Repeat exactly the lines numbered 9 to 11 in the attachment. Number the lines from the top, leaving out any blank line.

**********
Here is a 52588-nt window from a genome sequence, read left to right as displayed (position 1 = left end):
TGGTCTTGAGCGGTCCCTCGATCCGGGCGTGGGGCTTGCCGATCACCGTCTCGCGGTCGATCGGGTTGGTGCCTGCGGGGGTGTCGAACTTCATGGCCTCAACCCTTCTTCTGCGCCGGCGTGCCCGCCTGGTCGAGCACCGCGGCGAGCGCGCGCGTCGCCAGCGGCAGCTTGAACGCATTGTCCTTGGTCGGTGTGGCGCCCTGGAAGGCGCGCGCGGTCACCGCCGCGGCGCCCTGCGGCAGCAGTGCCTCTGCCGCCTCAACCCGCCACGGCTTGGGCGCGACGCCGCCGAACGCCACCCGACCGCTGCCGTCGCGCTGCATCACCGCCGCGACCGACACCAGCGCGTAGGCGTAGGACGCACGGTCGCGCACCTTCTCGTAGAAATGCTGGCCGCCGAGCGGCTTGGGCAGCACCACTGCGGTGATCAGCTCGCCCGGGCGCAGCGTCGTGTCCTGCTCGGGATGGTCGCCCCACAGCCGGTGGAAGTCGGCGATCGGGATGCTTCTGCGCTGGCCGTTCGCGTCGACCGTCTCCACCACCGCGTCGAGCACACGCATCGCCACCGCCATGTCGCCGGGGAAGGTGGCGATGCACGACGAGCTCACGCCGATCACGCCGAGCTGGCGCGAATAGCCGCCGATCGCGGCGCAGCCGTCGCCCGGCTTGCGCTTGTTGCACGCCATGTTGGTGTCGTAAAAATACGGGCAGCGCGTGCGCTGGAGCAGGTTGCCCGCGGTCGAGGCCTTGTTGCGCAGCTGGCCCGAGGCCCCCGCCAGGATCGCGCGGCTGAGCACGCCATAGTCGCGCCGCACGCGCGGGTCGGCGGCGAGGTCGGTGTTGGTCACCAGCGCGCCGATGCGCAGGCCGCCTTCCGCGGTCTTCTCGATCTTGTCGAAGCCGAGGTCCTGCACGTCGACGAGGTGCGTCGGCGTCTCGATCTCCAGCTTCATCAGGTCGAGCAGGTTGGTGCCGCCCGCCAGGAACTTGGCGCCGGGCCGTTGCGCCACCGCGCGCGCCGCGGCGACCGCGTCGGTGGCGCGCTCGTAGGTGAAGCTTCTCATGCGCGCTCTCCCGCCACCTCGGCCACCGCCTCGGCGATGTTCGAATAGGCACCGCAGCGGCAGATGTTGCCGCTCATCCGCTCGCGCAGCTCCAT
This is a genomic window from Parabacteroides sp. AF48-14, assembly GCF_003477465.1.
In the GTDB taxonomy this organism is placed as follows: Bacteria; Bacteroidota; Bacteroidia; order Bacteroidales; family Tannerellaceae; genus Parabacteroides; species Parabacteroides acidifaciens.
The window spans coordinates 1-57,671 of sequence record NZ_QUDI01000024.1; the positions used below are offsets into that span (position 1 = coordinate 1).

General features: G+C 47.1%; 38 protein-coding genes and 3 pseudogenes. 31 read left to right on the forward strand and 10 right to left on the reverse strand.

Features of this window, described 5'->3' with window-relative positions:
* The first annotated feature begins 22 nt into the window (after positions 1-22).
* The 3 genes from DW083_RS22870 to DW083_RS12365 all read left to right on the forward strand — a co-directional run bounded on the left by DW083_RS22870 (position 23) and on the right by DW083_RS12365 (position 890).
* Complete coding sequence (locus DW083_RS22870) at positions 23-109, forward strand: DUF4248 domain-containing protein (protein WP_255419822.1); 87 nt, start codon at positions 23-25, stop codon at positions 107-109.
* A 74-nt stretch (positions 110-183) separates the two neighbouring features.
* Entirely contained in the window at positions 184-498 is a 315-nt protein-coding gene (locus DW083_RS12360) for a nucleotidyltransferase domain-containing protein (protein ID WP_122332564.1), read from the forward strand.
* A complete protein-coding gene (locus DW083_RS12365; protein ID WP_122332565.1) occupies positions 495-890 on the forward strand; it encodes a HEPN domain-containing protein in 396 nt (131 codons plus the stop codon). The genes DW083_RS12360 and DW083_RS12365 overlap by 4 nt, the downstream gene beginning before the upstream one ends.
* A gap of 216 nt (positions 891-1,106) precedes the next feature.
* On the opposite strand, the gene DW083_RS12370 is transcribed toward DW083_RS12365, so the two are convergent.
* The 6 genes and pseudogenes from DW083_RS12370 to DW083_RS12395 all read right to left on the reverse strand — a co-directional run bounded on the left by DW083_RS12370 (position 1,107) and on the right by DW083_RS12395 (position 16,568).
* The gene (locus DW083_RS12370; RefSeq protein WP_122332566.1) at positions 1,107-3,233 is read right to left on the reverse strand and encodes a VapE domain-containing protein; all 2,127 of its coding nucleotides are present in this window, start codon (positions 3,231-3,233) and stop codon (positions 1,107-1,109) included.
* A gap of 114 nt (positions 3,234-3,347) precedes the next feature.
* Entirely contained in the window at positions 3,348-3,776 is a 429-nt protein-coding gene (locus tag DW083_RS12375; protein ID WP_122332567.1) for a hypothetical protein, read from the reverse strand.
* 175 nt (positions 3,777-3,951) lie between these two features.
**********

* The 3 genes from DW083_RS22870 to DW083_RS12365 all read left to right on the forward strand — a co-directional run bounded on the left by DW083_RS22870 (position 23) and on the right by DW083_RS12365 (position 890).
* Complete coding sequence (locus DW083_RS22870) at positions 23-109, forward strand: DUF4248 domain-containing protein (protein WP_255419822.1); 87 nt, start codon at positions 23-25, stop codon at positions 107-109.
* A 74-nt stretch (positions 110-183) separates the two neighbouring features.